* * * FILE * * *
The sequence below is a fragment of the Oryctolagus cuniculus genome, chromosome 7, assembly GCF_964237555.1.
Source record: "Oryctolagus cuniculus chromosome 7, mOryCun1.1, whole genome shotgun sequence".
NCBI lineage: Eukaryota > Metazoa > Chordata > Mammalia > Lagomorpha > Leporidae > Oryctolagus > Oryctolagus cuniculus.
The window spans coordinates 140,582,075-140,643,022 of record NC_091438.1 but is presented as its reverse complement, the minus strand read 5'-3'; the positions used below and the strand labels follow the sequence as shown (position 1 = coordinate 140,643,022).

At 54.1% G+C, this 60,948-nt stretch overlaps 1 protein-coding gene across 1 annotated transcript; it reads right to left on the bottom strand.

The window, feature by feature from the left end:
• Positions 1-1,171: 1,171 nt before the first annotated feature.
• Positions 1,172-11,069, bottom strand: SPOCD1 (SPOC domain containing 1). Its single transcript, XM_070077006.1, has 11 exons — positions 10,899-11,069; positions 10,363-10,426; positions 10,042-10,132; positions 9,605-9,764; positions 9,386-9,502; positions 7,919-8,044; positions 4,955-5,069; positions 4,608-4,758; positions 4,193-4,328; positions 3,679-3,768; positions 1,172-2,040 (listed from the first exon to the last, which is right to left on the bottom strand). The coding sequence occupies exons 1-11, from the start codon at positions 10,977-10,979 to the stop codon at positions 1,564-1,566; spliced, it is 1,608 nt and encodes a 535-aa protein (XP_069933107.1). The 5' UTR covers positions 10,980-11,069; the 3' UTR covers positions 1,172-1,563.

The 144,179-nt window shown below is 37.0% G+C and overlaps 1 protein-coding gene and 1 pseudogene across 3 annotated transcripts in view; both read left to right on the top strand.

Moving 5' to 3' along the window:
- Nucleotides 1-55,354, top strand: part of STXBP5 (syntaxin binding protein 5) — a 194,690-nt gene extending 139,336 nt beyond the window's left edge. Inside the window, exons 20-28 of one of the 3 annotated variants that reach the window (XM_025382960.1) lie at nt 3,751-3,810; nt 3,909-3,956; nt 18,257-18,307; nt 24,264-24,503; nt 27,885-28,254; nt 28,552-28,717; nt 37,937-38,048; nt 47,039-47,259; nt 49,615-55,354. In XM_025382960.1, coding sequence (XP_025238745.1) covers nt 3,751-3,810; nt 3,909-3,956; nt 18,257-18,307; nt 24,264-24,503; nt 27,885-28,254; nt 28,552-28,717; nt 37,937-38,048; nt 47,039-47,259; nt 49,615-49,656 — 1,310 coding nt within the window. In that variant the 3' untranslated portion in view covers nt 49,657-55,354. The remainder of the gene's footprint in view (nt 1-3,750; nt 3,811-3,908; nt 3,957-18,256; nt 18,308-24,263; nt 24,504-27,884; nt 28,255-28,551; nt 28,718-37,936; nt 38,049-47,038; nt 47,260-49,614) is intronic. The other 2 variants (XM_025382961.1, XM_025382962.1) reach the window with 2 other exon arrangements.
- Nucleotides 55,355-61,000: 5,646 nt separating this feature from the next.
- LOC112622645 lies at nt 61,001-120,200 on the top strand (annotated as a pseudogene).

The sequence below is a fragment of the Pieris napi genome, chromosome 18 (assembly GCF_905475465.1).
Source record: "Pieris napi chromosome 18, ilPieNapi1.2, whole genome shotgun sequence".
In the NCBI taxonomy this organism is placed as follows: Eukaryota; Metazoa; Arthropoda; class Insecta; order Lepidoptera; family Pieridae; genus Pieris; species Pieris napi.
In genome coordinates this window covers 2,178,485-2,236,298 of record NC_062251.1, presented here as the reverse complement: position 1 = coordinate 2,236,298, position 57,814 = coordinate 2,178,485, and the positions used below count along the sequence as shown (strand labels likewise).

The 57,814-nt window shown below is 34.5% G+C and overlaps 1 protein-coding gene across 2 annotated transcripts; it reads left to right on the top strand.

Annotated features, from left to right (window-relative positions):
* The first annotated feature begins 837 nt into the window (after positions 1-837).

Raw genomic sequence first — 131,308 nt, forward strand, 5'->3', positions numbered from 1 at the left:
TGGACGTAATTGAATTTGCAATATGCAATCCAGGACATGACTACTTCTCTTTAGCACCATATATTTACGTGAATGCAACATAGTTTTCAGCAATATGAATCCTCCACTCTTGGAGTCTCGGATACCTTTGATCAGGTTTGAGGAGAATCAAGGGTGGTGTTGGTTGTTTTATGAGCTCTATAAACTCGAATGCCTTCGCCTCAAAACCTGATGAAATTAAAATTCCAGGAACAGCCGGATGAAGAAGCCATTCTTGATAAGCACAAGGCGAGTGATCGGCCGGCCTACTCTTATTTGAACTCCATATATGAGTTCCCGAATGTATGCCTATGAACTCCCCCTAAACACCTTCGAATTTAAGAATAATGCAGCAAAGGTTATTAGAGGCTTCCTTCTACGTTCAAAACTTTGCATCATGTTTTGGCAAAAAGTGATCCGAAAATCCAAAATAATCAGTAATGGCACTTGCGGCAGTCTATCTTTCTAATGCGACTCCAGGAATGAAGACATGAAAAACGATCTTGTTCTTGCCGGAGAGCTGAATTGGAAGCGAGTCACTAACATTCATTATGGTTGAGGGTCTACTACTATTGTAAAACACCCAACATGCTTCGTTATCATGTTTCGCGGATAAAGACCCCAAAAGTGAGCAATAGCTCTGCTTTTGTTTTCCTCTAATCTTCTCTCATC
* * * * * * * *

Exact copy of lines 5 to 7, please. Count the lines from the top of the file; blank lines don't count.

At 54.1% G+C, this 60,948-nt stretch overlaps 1 protein-coding gene across 1 annotated transcript; it reads right to left on the bottom strand.

The window, feature by feature from the left end:
• Positions 1-1,171: 1,171 nt before the first annotated feature.